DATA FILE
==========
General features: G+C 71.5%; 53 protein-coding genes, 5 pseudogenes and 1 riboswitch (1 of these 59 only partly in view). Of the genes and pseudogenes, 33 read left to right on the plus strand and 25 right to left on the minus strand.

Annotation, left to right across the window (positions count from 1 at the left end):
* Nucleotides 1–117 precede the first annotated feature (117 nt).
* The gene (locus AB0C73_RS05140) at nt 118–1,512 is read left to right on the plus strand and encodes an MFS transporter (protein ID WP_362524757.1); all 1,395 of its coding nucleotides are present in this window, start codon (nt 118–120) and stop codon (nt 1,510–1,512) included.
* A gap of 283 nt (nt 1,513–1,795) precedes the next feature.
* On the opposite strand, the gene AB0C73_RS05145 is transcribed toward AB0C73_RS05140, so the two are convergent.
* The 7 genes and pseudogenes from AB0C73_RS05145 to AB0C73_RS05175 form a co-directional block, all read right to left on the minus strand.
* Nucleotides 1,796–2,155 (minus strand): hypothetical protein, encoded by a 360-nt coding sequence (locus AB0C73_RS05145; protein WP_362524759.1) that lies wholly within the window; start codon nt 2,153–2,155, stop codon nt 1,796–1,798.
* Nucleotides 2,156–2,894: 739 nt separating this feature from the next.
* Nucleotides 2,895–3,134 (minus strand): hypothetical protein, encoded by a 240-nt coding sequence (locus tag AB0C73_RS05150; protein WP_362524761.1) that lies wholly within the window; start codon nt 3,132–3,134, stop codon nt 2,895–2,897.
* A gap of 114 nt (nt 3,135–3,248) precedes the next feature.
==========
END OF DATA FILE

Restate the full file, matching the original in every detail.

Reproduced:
General features: G+C 71.5%; 53 protein-coding genes, 5 pseudogenes and 1 riboswitch (1 of these 59 only partly in view). Of the genes and pseudogenes, 33 read left to right on the plus strand and 25 right to left on the minus strand.

Annotation, left to right across the window (positions count from 1 at the left end):
* Nucleotides 1–117 precede the first annotated feature (117 nt).
* The gene (locus AB0C73_RS05140) at nt 118–1,512 is read left to right on the plus strand and encodes an MFS transporter (protein ID WP_362524757.1); all 1,395 of its coding nucleotides are present in this window, start codon (nt 118–120) and stop codon (nt 1,510–1,512) included.
* A gap of 283 nt (nt 1,513–1,795) precedes the next feature.
* On the opposite strand, the gene AB0C73_RS05145 is transcribed toward AB0C73_RS05140, so the two are convergent.
* The 7 genes and pseudogenes from AB0C73_RS05145 to AB0C73_RS05175 form a co-directional block, all read right to left on the minus strand.
* Nucleotides 1,796–2,155 (minus strand): hypothetical protein, encoded by a 360-nt coding sequence (locus AB0C73_RS05145; protein WP_362524759.1) that lies wholly within the window; start codon nt 2,153–2,155, stop codon nt 1,796–1,798.
* Nucleotides 2,156–2,894: 739 nt separating this feature from the next.
* Nucleotides 2,895–3,134 (minus strand): hypothetical protein, encoded by a 240-nt coding sequence (locus tag AB0C73_RS05150; protein WP_362524761.1) that lies wholly within the window; start codon nt 3,132–3,134, stop codon nt 2,895–2,897.
* A gap of 114 nt (nt 3,135–3,248) precedes the next feature.